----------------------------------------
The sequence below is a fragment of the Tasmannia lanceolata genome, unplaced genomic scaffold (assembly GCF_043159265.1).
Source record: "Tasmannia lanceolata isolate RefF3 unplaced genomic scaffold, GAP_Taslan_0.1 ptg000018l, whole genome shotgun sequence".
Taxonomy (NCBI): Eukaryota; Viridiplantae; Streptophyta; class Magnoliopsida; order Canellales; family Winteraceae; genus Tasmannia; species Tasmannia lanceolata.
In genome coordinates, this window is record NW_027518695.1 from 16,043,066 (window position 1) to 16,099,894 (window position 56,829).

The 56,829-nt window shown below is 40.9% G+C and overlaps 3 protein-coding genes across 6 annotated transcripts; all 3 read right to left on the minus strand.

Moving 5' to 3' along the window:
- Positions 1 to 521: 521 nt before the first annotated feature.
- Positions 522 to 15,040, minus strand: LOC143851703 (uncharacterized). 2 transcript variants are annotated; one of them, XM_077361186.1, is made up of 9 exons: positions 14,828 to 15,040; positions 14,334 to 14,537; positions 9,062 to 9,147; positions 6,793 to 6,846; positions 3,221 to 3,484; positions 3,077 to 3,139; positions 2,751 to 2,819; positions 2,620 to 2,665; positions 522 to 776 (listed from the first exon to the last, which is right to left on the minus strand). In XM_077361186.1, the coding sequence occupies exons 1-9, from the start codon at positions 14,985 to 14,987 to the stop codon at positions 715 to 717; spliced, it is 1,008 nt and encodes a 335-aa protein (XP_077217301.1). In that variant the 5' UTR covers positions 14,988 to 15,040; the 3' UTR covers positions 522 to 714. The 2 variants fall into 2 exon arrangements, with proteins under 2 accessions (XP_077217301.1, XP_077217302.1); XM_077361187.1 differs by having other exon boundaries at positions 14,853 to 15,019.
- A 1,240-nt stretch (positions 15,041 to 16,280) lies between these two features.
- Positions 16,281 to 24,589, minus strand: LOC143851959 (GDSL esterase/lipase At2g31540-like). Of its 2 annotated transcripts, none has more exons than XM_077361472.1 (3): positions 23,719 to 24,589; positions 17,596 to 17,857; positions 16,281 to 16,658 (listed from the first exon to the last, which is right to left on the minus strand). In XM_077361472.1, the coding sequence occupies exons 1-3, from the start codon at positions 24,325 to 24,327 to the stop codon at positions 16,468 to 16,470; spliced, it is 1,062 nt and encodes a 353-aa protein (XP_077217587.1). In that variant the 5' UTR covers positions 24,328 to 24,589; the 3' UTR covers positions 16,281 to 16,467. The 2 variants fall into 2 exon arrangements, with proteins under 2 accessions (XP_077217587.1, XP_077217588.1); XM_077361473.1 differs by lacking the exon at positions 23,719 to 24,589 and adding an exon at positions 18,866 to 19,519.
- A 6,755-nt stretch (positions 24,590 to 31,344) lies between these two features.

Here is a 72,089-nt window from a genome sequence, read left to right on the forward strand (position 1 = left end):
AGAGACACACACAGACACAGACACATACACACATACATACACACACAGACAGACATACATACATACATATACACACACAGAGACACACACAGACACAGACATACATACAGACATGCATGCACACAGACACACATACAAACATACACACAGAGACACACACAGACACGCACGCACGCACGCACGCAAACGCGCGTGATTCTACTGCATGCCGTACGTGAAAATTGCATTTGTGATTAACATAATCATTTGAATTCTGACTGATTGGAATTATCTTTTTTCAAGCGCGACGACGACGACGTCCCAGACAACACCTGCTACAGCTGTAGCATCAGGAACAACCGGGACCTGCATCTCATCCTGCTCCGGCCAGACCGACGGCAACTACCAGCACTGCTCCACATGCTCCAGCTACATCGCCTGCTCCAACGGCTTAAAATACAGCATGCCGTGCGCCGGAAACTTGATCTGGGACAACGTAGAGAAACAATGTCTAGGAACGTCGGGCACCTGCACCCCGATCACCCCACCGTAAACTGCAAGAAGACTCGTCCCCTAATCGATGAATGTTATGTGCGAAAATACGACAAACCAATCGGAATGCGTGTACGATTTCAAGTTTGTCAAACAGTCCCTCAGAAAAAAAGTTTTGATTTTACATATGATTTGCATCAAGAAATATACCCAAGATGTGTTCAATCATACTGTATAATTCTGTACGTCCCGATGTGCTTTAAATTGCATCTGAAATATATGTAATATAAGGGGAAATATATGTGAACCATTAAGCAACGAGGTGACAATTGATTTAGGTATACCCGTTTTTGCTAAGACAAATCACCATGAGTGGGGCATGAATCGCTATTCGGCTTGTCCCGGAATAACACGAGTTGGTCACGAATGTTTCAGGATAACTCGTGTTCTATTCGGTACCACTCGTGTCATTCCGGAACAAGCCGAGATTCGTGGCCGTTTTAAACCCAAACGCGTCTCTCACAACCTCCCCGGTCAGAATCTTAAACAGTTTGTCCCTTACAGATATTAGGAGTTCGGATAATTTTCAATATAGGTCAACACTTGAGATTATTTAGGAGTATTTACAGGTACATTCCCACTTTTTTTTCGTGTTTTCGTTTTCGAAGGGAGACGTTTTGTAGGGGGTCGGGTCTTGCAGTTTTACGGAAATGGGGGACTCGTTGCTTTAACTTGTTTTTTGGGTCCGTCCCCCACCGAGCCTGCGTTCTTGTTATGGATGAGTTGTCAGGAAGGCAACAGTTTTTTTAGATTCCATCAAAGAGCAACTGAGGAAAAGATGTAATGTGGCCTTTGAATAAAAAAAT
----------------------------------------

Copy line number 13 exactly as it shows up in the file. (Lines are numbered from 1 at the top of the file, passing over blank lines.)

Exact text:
AGAGACACACACAGACACAGACACATACACACATACATACACACACAGACAGACATACATACATACATATACACACACAGAGACACACACAGACACAGACATACATACAGACATGCATGCACACAGACACACATACAAACATACACACAGAGACACACACAGACACGCACGCACGCACGCACGCAAACGCGCGTGATTCTACTGCATGCCGTACGTGAAAATTGCATTTGTGATTAACATAATCATTTGAATTCTGACTGATTGGAATTATCTTTTTTCAAGCGCGACGACGACGACGTCCCAGACAACACCTGCTACAGCTGTAGCATCAGGAACAACCGGGACCTGCATCTCATCCTGCTCCGGCCAGACCGACGGCAACTACCAGCACTGCTCCACATGCTCCAGCTACATCGCCTGCTCCAACGGCTTAAAATACAGCATGCCGTGCGCCGGAAACTTGATCTGGGACAACGTAGAGAAACAATGTCTAGGAACGTCGGGCACCTGCACCCCGATCACCCCACCGTAAACTGCAAGAAGACTCGTCCCCTAATCGATGAATGTTATGTGCGAAAATACGACAAACCAATCGGAATGCGTGTACGATTTCAAGTTTGTCAAACAGTCCCTCAGAAAAAAAGTTTTGATTTTACATATGATTTGCATCAAGAAATATACCCAAGATGTGTTCAATCATACTGTATAATTCTGTACGTCCCGATGTGCTTTAAATTGCATCTGAAATATATGTAATATAAGGGGAAATATATGTGAACCATTAAGCAACGAGGTGACAATTGATTTAGGTATACCCGTTTTTGCTAAGACAAATCACCATGAGTGGGGCATGAATCGCTATTCGGCTTGTCCCGGAATAACACGAGTTGGTCACGAATGTTTCAGGATAACTCGTGTTCTATTCGGTACCACTCGTGTCATTCCGGAACAAGCCGAGATTCGTGGCCGTTTTAAACCCAAACGCGTCTCTCACAACCTCCCCGGTCAGAATCTTAAACAGTTTGTCCCTTACAGATATTAGGAGTTCGGATAATTTTCAATATAGGTCAACACTTGAGATTATTTAGGAGTATTTACAGGTACATTCCCACTTTTTTTTCGTGTTTTCGTTTTCGAAGGGAGACGTTTTGTAGGGGGTCGGGTCTTGCAGTTTTACGGAAATGGGGGACTCGTTGCTTTAACTTGTTTTTTGGGTCCGTCCCCCACCGAGCCTGCGTTCTTGTTATGGATGAGTTGTCAGGAAGGCAACAGTTTTTTTAGATTCCATCAAAGAGCAACTGAGGAAAAGATGTAATGTGGCCTTTGAATAAAAAAAT